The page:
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To find out whether 45% is significantly different from 60%, I use this:
Then I use
Then I calculate the total margin of error 4.59+3.40=7.99
If the total margin of error is < than my % difference (60%-45%=15%), then I say that the difference between these two %s is significantly different. In this case, 7.99<15 therefore it is significant.
I need to understand this formula. Could you please explain it to me in layman terms. I don't need to understand the whole mathematical basis for 'why it works'. I just need to know in simple terms what I am doing.
-Is there a name for this test? Or is it just comparing the margin of error at 95% confidence interval?
-Why do I multiply 1.96 twice?
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Answers a question on Margin of error and statistical testing.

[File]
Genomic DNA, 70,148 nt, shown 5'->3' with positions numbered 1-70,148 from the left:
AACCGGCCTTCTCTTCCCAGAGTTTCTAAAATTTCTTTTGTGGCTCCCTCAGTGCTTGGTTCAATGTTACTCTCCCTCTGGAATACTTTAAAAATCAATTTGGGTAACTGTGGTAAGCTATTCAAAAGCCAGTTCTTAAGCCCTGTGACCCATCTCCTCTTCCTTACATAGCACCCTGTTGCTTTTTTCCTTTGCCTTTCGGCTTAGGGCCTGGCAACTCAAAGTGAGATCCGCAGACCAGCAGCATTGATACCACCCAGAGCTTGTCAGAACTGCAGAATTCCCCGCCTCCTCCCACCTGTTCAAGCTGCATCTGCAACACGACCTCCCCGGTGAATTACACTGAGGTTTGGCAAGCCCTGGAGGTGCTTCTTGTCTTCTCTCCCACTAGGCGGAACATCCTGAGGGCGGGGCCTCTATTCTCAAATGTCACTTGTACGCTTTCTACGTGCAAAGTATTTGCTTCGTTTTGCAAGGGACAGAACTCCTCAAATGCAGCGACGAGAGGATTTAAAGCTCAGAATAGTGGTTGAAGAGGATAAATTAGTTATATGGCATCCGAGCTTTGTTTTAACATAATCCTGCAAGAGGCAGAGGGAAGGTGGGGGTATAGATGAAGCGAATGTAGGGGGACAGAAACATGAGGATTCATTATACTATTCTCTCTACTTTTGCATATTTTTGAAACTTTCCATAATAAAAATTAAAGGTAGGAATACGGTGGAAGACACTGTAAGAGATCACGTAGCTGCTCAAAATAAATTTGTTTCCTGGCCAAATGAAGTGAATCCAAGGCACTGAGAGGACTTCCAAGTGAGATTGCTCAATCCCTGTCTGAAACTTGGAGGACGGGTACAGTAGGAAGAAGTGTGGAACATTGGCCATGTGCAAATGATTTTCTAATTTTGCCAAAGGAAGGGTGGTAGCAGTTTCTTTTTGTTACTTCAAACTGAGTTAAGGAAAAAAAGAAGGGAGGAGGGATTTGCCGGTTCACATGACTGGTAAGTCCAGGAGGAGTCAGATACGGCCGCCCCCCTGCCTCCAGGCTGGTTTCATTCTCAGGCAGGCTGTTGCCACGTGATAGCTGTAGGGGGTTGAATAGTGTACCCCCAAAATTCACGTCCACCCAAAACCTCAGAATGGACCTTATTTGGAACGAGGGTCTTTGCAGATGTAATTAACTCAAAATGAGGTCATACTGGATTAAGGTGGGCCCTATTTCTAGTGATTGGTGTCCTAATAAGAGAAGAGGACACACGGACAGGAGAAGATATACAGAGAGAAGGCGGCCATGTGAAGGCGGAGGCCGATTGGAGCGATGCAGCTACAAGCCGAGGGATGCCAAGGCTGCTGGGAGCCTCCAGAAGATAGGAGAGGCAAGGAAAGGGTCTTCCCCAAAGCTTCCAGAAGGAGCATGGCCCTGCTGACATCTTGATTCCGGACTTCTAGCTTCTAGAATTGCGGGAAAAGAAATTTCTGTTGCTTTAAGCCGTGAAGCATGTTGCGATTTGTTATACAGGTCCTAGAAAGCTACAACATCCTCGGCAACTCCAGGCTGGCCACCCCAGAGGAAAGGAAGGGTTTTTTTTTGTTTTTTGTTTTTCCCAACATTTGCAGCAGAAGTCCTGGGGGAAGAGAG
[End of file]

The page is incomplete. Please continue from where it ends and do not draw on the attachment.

See attached file where formatting is conserved:
Whenever we estimate the population proportion from the sample proportion we get the estimate in terms of a confidence interval corresponding to the level of significance that we select.
Thus , suppose we get the sample proportion as
for a sample size of n= 450
Then the estimate of the population proportion will lie within 45% (+ or -) margin of error
The margin of error depends on the sample size n and the level of significance alpha (a)
Suppose we choose alpha (a) = 0.05 or 5%
margin of error = Z * sp
where z value comes from normal distribution table depending on alpha (a)
and sp=standard error of proportion=square root of (pq/n)=square root of (p(1-p)/n) as p+q=1 and therefore q=1-p
n is the sample size
Confidence limits for proportions when sample proportion = 45%
n=sample size= 450
sp=standard error of proportion=square root of (pq/n)= 2.35% =square root of ( 45.% * 55.% / 450)
Significance level=alpha (a) = 5%
No of tails= 2
This is a 2 tailed test ...
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